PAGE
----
Last edited by vierasmarius; 03-18-2012 at 05:47 PM.
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Old 03-18-2012, 10:15 PM   #27
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Default Re: Ceremonial Magic used to support an army.

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How could Ceremonial Magic best be used in an Army?


Thoughts?
Logistics. Many from the Food College, Create/Purify/Essential Water, Quick March, Weather Dome, Continual Light, minor healing spells to sanitize and patch up the wounded and cure plague/sickness.

Proper application of all of those brings up the average fighting ability of your forces because few soldiers are suffering from deprivation/injury/illness, and increases overall mobility because scouts and messengers can move around faster, and you don't need to haul around the staggering amount of supplies of food, water, and torches/lamp oil.

There are a ton of minor but useful enchantments that would help improve the fighting readiness of small groups (like a squad).
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Old 03-18-2012, 10:15 PM   #28
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Default Re: Ceremonial Magic used to support an army.

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We discussed this in another thread by snaps (It would have been useful for him to have provided that information). Basically no regular, or thrown, 'front line' spell will be of any use in cerimonial magic casting because.
Actually, I never accepted that conclusion. If magic exists in a game world I think the military will find a way to apply it to the battlefield. In every way possible.

Long range attacks with spells require either Magery 3 or allowing the Techniques to be bought to increase the range of spells. There are also several other rules in Thaumatology for increasing range, especially during Ceremonial Casting.

Magery 3 gives you access to Telecast, Delay, Hang Spell, etc. An army with access to these spells will own the battlefield. The mage doesn't even have to leave his tent. Spells can be delivered by arrow, catapult or other spells over great distances to unleash hell on the other army.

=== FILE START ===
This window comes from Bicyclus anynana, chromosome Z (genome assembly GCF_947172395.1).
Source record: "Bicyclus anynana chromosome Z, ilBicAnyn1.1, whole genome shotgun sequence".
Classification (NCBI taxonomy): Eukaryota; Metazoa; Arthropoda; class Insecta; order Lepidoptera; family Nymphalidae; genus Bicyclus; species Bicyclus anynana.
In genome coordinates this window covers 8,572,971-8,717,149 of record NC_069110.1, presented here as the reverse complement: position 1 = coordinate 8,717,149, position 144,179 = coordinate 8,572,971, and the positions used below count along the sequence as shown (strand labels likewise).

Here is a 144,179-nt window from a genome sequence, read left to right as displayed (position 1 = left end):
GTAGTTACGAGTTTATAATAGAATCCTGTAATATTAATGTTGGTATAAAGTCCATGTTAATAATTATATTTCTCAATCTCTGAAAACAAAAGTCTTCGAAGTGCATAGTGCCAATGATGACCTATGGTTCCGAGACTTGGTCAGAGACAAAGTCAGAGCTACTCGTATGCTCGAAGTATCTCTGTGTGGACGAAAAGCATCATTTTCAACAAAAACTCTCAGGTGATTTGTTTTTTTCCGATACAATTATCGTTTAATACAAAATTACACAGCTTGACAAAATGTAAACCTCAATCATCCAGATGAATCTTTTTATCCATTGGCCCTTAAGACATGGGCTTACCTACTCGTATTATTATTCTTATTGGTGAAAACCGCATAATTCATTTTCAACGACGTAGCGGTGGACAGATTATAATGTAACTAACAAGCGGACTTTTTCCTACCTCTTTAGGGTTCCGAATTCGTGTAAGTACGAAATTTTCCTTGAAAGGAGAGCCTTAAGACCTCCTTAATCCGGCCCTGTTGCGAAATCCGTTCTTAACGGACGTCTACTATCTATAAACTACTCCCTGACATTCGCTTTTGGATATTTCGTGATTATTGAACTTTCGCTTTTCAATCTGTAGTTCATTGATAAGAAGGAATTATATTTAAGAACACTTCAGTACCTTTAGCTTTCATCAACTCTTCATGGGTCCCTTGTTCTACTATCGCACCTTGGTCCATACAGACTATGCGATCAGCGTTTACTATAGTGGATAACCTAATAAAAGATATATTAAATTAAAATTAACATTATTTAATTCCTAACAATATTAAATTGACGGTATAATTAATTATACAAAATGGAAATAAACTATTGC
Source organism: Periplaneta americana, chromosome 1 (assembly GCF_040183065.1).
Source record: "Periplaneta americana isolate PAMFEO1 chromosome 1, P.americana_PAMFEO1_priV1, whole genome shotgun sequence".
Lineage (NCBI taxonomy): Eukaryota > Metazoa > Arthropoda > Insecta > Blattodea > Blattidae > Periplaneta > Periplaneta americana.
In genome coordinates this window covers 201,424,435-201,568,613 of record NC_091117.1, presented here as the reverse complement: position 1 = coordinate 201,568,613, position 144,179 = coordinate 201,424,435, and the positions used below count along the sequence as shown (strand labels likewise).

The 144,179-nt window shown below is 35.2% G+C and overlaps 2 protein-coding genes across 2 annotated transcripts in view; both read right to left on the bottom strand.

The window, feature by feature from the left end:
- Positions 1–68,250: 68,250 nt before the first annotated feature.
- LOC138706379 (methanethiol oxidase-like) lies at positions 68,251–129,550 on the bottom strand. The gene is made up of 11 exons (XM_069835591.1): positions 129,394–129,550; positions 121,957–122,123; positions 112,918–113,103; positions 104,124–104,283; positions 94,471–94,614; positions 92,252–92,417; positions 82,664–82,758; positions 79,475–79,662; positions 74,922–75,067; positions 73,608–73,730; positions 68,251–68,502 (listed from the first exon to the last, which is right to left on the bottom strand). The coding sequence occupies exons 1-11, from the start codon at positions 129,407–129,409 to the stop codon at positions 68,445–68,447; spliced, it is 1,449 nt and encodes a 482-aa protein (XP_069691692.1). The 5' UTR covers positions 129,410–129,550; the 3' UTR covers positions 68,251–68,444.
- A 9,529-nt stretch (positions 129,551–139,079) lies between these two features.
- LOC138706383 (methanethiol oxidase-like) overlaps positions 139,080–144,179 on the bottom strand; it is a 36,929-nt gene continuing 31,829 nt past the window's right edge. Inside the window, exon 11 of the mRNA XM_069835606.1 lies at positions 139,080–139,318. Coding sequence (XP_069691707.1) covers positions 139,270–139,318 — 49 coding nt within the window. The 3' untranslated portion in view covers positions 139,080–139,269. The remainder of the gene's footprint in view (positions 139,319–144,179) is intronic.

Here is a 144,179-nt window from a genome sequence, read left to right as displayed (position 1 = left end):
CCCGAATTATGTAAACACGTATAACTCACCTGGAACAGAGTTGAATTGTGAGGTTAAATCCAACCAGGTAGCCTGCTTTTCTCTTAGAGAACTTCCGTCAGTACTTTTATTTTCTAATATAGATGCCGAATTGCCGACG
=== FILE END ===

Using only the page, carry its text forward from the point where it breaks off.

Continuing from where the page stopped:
Rain of Ice Daggers can be set off above the enemy, mages could fly over troops, dropping 100 yard spheres of flame down on soldiers, etc. (But really, with Delay its better to just create short lived bombs, mortar, etc.)

Telecast is even worse. One second your army is fine, the next they are all on fire.

You can always protect your supporters with a Force Dome. It can block even light from escaping, nicely protecting your supporters and removing any chance of unwilling observers reducing the energy available.

A race like Elves, who all possess even Magery 0 is unbeatable I think. There is no limit to how many elves can contribute energy to a Ceremonial Casting. 1000 elves = 3000 energy, 10,000 elves gets you up to 30,000 energy.

Mess with their forest and they might just turn your capitol into a crater . . .
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Old 03-18-2012, 10:28 PM   #29
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Default Re: Ceremonial Magic used to support an army.

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Actually, I never accepted that conclusion. If magic exists in a game world I think the military will find a way to apply it to the battlefield. In every way possible.

Long range attacks with spells require either Magery 3 or allowing the Techniques to be bought to increase the range of spells. There are also several other rules in Thaumatology for increasing range, especially during Ceremonial Casting.

A race like Elves, who all possess even Magery 0 is unbeatable I think. There is no limit to how many elves can contribute energy to a Ceremonial Casting. 1000 elves = 3000 energy, 10,000 elves gets you up to 30,000 energy.
Well those options from Thaumatology are optional so not part of the standard system which makes them a whole other topic.
As for the Elves, unless they ALL know the same spell there still capped at 100 total.
So were probably talking about only the most basic spells getting a big boost over that 100 cap. Mind you I am not saying an Elven army is not dangerous just that the example was somewhat overstated.
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Old 03-18-2012, 11:37 PM   #30
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Default Re: Ceremonial Magic used to support an army.

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I think the intent of Ceremonial Casting in general is to provide an explanation for "epic" spellcasting, without giving the PCs an easy tool for exploiting it.
Don't forget that one of the original target genres for GURPS Magic magic was horror. Several Pyramid adventures give magical terrors half a dozen random spells, and several early writeups for the undead give them spells instead of advantages. The circle of cultists with candles engaged in an awful rite is a classic element of horror.